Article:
During a call with analysts on Monday, Sprint’s chief financial officer Tarek Robbiati acknowledged investors’ disappointment.

Investors were hoping for an end to deep discounting and perks given to attract new business. T-Mobile’s giveaways and discounting have reduced the company’s profitability. Sprint’s latest promotions, including giving away service for up to a year, were seen by analysts as desperate.

Son’s own vision plan doesn’t dwell on the short-term, mapping out SoftBank’s progress over the next 300 years. But for now, Son is concerned with supporting the investments already made in the $100 billion Vision Fund Son has built with Saudi Arabia’s oil wealth-fueled Public Investment Fund. Its goal is to lead in the field of next generation wireless communications networks. Sprint is expected to be a springboard for those investments in the United States, supported by the wireless company’s huge 2.5GHz spectrum holdings, which may be perfect for 5G wireless networks.

But Son’s own failures are also responsible for Sprint’s current plight. Son attempted to cover his losses in Sprint by pursuing a merger with T-Mobile in 2014, but the merger fell apart when it became clear the Obama Administration’s regulators were unlikely to approve the deal. After that deal fell apart, Son has allowed T-Mobile to overtake Sprint’s third place position in the wireless market. While T-Mobile grew from 53 million customers to 70.7 million today, Sprint lost one million customers, dropping to fourth place with around 54 million current customers.

Son’s answer to the new competition was to change top management. Incoming Sprint CEO Marcelo Claure promptly launched a massive cost-cutting program and layoffs, and upgrade-oriented investments in Sprint’s network stagnated, causing speeds and performance to decline.

Claure tweetstormed damage control messages about the merger’s collapse, switching from promoting the merger’s benefits to claims of relief the merger collapsed:

  • “Jointly stopping merger talks was right move.”
  • Sprint is a vital part of a larger SoftBank strategy involving the Vision Fund, Arm, OneWeb and other strategic investments.”
  • “Excited about Sprint’s future as a standalone. I’m confident this is right decision for our shareholders, customers & employees.”
  • “Sprint added over 1 million customers last year – we have gone from losing to winning.”
  • “Last quarter we delivered an estimated 22% of industry postpaid phone gross additions, our highest share ever.”
  • “Sprint network performance is at best ever levels – 33% improvement in nationwide data speeds year over year.”
  • “We are planning significant investments to the Sprint network this year and the years to come.”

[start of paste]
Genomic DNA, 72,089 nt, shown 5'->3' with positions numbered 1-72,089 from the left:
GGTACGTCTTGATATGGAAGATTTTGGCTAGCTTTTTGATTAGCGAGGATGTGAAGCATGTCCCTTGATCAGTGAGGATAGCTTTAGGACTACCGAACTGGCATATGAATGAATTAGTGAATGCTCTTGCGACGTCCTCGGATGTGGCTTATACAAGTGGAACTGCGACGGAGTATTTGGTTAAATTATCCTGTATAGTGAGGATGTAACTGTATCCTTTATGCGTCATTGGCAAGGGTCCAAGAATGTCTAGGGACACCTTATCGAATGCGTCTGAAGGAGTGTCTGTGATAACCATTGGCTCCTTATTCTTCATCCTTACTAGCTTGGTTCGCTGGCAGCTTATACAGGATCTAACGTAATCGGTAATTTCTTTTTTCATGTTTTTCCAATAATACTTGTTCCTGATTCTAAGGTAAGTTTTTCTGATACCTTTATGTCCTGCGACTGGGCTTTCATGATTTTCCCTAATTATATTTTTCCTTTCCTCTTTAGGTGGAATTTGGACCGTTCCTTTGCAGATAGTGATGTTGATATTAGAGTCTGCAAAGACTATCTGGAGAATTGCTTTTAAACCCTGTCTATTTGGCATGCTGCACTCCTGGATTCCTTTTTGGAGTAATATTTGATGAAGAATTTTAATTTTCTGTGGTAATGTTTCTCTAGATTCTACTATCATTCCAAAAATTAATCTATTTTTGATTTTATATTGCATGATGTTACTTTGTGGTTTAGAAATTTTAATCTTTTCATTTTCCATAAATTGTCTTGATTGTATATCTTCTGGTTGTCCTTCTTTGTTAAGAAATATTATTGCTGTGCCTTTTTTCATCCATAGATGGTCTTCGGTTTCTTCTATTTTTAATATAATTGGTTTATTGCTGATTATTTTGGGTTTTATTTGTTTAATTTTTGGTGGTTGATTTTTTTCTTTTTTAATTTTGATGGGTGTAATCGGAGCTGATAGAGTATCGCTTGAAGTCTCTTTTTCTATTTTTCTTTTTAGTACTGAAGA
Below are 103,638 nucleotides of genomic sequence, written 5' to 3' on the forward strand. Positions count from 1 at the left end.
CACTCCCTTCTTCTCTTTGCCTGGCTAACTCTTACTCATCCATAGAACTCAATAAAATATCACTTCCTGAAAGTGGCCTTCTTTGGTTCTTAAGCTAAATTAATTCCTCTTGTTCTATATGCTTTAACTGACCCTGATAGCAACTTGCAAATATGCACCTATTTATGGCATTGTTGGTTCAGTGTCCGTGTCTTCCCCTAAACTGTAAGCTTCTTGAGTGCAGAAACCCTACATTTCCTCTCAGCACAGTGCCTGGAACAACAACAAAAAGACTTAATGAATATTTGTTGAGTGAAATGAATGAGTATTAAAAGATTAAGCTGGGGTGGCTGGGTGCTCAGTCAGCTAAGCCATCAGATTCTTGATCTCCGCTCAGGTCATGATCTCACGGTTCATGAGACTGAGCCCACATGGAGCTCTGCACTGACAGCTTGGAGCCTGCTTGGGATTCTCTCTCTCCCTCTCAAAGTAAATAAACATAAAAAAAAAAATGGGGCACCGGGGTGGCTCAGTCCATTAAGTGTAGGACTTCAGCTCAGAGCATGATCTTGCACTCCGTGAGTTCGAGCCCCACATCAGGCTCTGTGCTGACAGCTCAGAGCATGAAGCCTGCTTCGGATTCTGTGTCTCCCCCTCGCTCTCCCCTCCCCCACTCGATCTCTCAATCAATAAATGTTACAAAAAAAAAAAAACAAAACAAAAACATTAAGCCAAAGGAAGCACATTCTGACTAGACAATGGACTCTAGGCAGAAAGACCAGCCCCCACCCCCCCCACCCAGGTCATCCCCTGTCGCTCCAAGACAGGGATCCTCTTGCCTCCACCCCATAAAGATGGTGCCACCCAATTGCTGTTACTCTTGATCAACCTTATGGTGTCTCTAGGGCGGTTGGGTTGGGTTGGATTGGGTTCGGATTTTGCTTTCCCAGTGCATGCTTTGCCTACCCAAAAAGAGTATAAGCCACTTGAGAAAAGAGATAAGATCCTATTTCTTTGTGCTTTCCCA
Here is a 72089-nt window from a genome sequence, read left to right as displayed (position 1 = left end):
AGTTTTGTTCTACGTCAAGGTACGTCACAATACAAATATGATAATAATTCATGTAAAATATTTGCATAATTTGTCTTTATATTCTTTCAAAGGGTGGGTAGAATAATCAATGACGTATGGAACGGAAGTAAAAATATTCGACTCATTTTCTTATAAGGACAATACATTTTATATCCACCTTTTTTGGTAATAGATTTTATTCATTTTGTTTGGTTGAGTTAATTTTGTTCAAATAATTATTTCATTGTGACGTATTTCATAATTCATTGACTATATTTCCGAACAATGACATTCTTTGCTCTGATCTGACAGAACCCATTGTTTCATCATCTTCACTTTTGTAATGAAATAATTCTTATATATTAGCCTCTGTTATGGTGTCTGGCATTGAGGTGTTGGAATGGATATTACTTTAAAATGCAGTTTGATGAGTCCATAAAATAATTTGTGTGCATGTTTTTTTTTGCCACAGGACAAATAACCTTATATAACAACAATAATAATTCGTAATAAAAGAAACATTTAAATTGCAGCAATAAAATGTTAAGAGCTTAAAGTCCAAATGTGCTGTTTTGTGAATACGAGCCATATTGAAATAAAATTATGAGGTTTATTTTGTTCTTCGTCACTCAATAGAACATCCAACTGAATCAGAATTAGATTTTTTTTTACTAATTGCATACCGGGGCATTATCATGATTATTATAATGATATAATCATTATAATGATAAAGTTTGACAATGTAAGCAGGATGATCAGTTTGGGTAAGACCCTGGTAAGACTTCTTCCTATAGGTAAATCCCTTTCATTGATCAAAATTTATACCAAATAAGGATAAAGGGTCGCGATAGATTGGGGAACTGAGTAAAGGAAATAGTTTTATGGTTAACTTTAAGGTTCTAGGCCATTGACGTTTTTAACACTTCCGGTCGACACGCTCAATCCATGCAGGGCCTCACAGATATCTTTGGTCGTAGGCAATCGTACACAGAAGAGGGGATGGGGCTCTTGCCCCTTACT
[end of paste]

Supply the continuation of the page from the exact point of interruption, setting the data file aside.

• “In the last 3 years we’ve reduced our costs by over $5 billion.”
  • “Sprint’s results are the best we’ve achieved in a decade and we will continue getting better every day.”

In Saturday’s joint announcement, Claure said that “while we couldn’t reach an agreement to combine our companies, we certainly recognize the benefits of scale through a potential combination. However, we have agreed that it is best to move forward on our own. We know we have significant assets, including our rich spectrum holdings, and are accelerating significant investments in our network to ensure our continued growth.”

“They need to spend (more) money on the network,” said William Ho, an analyst at 556 Ventures LLC.

CNBC reports Sprint’s end of its T-Mobile merger deal has hammered the company’s stock. What does Sprint do now? (1:30)

Sprint/Altice Partnership

Sprint executives hurried out word on ‘Damage Control’ Monday that Altice USA would partner with Sprint to resell wireless service under the Altice brand. In return for the partnership, Sprint will be able to use Altice’s fiber network in Cablevision’s service area in New York, New Jersey, and Connecticut for its cell towers and future 5G small cells. The deal closely aligns to Comcast and Charter’s deal with Verizon allowing those cable operators to create their own cellular brands powered by Verizon Wireless’ network.

An analyst at Cowen & Co., suspected the Altice deal may be a trial to test the waters with Sprint before Altice commits to a future merger between the two companies. Altice is hungry for expansion, currently owning Cablevision and Suddenlink cable operators in the U.S. But Altice has a very small footprint in the U.S., leading some analysts to believe a more lucrative merger might be possible elsewhere.

Sprint/Charter Merger

Charter Communications Logo. (PRNewsFoto/Charter Communications, Inc.)

Charter Communications stock was up more than 7% in early Monday morning trading as a result of speculation SoftBank and Charter Communications were restarting merger talks after a deal with T-Mobile collapsed.

CNBC reported that Mr. Son was willing to resume talks with Charter executives about a merger between the cable operator and Sprint. Charter executives have shown little interest in the deal, still distracted trying to merge their acquisitions Time Warner Cable and Bright House Networks into Charter’s current operation. Charter’s entry into wireless has been more tentative, following Comcast with a partnership with Verizon Wireless to resell that considerably stronger network under the Charter brand beginning sometime in 2018.